Still Competitive And Fierce, Ballmer Blasts Off

In an interview, Microsoft's top exec Steve Ballmer reveals why he leaves nothing to chance.

September 10, 2004

3 Min Read
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Microsoft CEO Steve Ballmer says he's more pumped and confident than ever. Though he has upped his company's dividend, don't think for a moment that he's gone warm and fuzzy. He's as competitive and as fierce as ever. And he's thinking a lot about the midmarket. In an interview with VARBusiness' T.C. Doyle, Ballmer reveals why he leaves nothing to chance.

VB: I'm starting to hear talk from SCO and others trumpeting the wonders of intellectual property. Do you think more companies will do the same now that more open-source projects are starting to encroach on their proprietary businesses?

Ballmer: Yes. [Duh.] Now, any company that has to feed mouths for a living is going to make sure, in our business, that they innovate and get full value of that innovation. It doesn't matter who you're talking about, that'll be the case. So the notion that others will talk about their innovation, its value, protecting it, etc."no, it doesn't surprise me.

VB: So, you know where I'm going with the next one: You see Sun, Computer Associates, putting stuff into the open-source realm. Obviously, there's Novell and all these others with their hybrid strategies"some open source, some blending intellectual property. What do you make of all this?

Ballmer: Companies that do that are basically commercial-software companies. We've been publishing Driver Source for years. You could argue there are parallels, but the truth of the matter is when people say, "Look at some of my source code, but I really don't want you to use this"I want you to use the other thing, because the other thing is where I have my protected intellectual property and where I make money," it is like a seeding strategy. It's not a real business strategy. Sun is who they are: They are not a company that succeeds by zero-priced published software of theirs going to market. They are trying to sell you their unique value-add. IBM is the funny one, because they're really on the same strategy, too, but they have embraced Linux hook, line and sinker so they can sell you very expensive middleware that sits on top of it. That's where they are coming from. [But] Linux plus WebSphere is a lot more expensive than Windows. So they are not selling inexpensive solutions, but they are doing it without their mainline products.The truth of the matter is if you're a software company, you're a commercial-software company. That's the only way to pay the bills...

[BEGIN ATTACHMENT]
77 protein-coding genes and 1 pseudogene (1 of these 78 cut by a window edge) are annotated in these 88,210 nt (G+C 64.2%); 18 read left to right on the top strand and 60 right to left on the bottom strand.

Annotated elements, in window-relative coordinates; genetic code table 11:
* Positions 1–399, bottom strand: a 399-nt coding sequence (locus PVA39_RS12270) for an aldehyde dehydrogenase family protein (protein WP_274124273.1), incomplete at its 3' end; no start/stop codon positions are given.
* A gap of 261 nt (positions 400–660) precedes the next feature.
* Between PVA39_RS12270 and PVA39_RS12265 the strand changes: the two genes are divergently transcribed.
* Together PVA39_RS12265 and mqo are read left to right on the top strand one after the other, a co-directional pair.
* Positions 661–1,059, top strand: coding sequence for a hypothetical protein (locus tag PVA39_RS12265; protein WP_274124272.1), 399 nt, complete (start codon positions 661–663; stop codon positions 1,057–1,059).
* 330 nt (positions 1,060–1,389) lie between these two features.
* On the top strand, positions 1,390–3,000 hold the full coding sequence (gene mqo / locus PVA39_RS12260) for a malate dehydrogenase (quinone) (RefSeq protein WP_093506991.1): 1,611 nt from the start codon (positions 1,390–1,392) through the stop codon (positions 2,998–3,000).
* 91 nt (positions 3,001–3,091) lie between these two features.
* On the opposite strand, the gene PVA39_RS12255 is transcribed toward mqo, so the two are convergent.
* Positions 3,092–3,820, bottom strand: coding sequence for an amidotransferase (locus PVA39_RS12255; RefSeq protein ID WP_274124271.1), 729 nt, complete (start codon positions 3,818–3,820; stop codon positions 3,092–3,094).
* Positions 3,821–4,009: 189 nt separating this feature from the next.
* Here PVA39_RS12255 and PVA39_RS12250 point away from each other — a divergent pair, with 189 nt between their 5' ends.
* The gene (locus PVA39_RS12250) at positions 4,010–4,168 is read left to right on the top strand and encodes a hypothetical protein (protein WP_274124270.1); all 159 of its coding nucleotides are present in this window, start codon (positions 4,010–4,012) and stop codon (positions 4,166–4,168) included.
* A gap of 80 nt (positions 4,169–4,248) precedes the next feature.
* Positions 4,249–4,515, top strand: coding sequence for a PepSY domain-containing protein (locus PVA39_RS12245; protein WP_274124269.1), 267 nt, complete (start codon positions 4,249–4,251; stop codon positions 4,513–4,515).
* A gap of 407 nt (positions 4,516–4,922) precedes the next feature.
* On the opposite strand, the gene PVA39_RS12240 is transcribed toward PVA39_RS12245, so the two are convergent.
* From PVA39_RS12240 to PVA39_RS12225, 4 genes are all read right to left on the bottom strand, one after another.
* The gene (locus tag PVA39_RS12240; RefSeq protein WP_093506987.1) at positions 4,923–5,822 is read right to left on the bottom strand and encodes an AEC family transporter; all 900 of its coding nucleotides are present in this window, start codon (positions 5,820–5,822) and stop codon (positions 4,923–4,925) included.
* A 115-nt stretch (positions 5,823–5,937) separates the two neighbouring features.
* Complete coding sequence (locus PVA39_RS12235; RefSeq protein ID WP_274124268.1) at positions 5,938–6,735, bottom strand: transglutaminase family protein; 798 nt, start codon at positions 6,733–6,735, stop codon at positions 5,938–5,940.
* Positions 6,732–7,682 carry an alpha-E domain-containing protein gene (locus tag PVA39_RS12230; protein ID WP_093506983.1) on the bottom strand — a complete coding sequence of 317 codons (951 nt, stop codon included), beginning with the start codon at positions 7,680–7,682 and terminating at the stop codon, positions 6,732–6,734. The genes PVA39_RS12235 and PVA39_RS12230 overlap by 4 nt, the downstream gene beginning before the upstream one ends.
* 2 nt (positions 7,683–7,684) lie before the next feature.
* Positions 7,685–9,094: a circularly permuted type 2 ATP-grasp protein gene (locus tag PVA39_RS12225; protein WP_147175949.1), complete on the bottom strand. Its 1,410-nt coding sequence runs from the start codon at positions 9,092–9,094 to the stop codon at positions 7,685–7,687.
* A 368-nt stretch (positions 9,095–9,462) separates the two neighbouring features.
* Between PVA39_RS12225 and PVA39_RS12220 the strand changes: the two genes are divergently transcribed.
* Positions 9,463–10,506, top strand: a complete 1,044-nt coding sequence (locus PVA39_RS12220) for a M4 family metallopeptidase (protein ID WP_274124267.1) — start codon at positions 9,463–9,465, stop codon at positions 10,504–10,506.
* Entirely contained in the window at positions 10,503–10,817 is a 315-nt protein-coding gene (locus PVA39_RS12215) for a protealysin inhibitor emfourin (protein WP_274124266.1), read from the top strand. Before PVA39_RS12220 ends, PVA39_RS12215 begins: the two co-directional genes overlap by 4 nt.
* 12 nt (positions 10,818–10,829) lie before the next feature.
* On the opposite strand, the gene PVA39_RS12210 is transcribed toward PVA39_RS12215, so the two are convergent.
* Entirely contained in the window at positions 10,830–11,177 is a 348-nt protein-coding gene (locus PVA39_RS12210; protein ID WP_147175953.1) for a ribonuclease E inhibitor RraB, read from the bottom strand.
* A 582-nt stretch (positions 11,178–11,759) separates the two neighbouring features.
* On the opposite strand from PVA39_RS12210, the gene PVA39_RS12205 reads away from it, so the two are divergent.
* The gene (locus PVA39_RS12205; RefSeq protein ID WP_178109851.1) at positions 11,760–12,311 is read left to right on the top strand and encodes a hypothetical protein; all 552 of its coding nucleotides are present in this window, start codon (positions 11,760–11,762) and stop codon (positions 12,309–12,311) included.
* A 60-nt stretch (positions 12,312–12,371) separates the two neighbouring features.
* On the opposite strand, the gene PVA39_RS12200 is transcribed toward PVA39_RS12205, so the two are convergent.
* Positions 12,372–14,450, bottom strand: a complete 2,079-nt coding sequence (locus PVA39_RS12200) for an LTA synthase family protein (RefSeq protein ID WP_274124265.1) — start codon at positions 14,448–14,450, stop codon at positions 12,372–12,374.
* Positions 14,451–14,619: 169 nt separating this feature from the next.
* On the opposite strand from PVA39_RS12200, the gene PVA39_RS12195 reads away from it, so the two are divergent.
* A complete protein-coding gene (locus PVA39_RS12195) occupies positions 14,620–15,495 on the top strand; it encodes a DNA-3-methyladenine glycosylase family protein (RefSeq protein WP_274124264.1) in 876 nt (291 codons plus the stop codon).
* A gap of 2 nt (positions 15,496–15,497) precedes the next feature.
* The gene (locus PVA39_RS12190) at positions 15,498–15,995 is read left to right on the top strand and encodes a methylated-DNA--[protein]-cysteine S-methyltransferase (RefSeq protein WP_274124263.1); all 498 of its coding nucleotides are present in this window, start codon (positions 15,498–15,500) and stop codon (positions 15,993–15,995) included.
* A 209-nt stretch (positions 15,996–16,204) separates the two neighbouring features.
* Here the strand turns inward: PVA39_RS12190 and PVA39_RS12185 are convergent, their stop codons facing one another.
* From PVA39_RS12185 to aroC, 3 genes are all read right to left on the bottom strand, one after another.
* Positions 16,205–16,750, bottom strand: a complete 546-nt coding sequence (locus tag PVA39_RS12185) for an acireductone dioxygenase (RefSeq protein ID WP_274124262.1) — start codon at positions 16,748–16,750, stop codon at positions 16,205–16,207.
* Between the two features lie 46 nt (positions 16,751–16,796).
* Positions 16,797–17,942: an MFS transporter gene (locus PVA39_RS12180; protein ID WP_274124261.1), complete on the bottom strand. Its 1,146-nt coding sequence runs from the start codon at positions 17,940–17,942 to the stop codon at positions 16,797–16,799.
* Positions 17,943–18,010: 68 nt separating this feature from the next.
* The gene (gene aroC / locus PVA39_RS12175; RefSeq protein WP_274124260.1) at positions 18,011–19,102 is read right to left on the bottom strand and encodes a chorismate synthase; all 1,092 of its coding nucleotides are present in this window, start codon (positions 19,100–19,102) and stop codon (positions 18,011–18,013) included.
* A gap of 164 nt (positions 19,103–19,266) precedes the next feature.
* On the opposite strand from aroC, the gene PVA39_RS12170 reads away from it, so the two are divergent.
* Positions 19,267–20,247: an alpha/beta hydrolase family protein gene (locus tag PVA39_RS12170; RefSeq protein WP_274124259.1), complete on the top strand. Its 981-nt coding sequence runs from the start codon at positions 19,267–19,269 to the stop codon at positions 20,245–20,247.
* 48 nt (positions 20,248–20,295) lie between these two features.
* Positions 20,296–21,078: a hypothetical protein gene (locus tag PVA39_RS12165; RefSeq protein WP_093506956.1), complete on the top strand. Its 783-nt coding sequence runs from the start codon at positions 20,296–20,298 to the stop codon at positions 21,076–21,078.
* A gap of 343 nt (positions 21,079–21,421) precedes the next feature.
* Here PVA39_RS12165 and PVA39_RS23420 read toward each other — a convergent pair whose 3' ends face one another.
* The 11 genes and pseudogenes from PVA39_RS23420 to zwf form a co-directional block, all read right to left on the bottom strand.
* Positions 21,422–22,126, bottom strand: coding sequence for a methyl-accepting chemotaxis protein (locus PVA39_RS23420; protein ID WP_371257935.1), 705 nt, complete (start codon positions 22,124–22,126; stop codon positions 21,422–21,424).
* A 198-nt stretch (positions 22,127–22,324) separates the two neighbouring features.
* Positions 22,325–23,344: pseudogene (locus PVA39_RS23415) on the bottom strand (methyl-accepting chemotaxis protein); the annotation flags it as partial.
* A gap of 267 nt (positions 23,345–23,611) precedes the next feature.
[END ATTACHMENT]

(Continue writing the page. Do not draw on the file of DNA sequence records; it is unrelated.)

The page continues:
VB: Looking at a chart of your current and future product plans suggests one thing above all else"you've got a boatload of stuff going on. Have you tried to tell your people on the development side, "Can we simplify this? Do we need so many servers?"

Ballmer: You know, we have made some real improvement in that for small businesses with SBS. And in the enterprise, what we have is pretty darn good. Each server has a purpose. BizTalk has a purpose. Exchange has a purpose. And there's enough wherewithal within our bigger customers to kind of like the fact that each has a purpose and to deal with the complexity that all that brings with it. So I think that's fine.

Now, I think there's a middle-sized customer that [that might not work for]. I think there are three levels of customers with various abilities to deal with complexity. I think our product line is pretty good for people who can't deal with much complexity, with SBS, who want a server. I think our product line is pretty good for people who have more ability to deal with complexity...I think it's in the middle area where there's still room for improvement...over time, you'll see changes in the solutions we engineer based upon that understanding.

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